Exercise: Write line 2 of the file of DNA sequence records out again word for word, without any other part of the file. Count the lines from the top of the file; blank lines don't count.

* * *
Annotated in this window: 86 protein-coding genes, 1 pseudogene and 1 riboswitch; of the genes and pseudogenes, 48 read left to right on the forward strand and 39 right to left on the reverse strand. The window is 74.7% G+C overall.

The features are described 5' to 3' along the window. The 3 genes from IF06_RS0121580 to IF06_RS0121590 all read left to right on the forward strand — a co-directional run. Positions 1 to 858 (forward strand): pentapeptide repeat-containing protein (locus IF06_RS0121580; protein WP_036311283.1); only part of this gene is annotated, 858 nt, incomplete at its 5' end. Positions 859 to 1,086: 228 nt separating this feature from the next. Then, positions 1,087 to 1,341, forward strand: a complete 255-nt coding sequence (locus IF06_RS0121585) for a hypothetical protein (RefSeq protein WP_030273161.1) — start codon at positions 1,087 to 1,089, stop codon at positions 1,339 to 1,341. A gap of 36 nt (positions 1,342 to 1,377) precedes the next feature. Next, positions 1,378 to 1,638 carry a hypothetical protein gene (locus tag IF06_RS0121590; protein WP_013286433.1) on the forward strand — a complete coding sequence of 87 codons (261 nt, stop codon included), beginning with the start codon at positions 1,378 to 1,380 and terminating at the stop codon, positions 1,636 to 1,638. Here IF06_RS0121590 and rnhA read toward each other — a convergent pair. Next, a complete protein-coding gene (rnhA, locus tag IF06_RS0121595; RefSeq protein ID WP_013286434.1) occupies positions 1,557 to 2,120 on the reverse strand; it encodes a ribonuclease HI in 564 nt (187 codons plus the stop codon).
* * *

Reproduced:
The features are described 5' to 3' along the window. The 3 genes from IF06_RS0121580 to IF06_RS0121590 all read left to right on the forward strand — a co-directional run. Positions 1 to 858 (forward strand): pentapeptide repeat-containing protein (locus IF06_RS0121580; protein WP_036311283.1); only part of this gene is annotated, 858 nt, incomplete at its 5' end. Positions 859 to 1,086: 228 nt separating this feature from the next. Then, positions 1,087 to 1,341, forward strand: a complete 255-nt coding sequence (locus IF06_RS0121585) for a hypothetical protein (RefSeq protein WP_030273161.1) — start codon at positions 1,087 to 1,089, stop codon at positions 1,339 to 1,341. A gap of 36 nt (positions 1,342 to 1,377) precedes the next feature. Next, positions 1,378 to 1,638 carry a hypothetical protein gene (locus tag IF06_RS0121590; protein WP_013286433.1) on the forward strand — a complete coding sequence of 87 codons (261 nt, stop codon included), beginning with the start codon at positions 1,378 to 1,380 and terminating at the stop codon, positions 1,636 to 1,638. Here IF06_RS0121590 and rnhA read toward each other — a convergent pair. Next, a complete protein-coding gene (rnhA, locus tag IF06_RS0121595; RefSeq protein ID WP_013286434.1) occupies positions 1,557 to 2,120 on the reverse strand; it encodes a ribonuclease HI in 564 nt (187 codons plus the stop codon).